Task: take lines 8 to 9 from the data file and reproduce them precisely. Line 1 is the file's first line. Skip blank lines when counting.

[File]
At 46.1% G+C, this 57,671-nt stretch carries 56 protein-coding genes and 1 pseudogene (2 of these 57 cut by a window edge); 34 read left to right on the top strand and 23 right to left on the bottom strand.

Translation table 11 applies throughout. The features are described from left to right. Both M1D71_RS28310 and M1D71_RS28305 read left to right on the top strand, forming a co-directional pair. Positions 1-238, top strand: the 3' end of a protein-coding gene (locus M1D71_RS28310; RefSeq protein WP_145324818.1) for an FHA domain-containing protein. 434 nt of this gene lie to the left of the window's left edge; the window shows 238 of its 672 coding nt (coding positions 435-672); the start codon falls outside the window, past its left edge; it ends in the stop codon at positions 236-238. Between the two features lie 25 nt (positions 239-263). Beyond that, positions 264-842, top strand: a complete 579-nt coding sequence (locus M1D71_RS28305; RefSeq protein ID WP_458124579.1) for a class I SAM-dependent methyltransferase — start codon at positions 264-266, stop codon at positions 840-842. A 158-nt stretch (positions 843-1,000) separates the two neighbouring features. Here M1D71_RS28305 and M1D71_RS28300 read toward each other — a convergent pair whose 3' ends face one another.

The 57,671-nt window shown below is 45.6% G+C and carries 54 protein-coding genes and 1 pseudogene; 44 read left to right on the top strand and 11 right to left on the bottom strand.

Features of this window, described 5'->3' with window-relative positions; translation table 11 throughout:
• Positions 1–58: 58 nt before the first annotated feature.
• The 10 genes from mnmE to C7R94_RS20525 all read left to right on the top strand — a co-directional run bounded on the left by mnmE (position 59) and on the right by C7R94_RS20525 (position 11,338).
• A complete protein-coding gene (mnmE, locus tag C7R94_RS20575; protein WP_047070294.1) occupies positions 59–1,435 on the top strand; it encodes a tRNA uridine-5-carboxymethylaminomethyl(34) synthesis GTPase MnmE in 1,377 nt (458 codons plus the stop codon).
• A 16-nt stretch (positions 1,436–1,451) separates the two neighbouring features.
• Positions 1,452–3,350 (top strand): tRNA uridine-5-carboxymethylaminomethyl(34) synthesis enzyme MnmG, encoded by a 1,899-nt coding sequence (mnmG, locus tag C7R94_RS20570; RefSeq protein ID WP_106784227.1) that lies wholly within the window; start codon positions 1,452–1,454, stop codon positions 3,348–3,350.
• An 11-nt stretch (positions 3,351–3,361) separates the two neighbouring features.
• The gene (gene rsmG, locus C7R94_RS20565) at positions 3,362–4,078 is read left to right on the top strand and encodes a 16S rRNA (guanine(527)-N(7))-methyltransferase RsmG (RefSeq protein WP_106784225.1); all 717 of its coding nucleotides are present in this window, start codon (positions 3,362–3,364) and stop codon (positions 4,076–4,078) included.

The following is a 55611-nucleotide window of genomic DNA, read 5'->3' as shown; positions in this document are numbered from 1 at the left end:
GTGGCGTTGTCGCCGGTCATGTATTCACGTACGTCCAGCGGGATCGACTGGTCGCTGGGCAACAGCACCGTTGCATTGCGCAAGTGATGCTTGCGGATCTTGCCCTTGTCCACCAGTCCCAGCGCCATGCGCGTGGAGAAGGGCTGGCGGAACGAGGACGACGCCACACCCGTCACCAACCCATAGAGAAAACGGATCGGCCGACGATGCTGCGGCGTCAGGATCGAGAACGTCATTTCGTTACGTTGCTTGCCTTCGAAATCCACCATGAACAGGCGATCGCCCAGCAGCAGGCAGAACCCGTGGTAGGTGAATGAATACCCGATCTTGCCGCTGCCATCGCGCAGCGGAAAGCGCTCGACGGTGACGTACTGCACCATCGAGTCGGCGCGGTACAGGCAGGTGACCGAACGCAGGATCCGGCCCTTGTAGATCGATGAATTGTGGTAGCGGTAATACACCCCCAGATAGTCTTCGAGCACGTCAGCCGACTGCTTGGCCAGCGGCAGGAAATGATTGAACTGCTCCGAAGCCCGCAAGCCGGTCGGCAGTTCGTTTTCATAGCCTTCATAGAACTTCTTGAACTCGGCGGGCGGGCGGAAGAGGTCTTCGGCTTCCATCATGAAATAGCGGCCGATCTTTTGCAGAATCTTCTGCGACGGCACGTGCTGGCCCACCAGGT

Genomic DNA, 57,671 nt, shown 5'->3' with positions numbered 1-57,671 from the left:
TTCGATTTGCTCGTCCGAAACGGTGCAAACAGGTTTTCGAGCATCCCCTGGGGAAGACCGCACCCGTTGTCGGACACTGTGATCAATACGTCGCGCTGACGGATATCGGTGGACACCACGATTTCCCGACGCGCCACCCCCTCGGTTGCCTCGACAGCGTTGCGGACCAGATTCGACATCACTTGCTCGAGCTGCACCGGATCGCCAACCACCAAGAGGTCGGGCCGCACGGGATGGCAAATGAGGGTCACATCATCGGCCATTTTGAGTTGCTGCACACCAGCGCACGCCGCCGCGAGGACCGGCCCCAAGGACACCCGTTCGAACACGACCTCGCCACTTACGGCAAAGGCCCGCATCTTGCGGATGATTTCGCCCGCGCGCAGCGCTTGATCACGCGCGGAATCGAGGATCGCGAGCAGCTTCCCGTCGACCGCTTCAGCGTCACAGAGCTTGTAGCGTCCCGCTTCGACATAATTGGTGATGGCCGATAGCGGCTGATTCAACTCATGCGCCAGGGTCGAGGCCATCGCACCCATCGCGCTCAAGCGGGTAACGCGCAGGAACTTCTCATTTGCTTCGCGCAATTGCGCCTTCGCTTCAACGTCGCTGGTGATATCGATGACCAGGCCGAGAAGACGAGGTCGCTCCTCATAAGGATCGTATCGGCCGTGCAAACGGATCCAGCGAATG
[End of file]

• A 16-nt stretch (positions 1,436–1,451) separates the two neighbouring features.
• Positions 1,452–3,350 (top strand): tRNA uridine-5-carboxymethylaminomethyl(34) synthesis enzyme MnmG, encoded by a 1,899-nt coding sequence (mnmG, locus tag C7R94_RS20570; RefSeq protein ID WP_106784227.1) that lies wholly within the window; start codon positions 1,452–1,454, stop codon positions 3,348–3,350.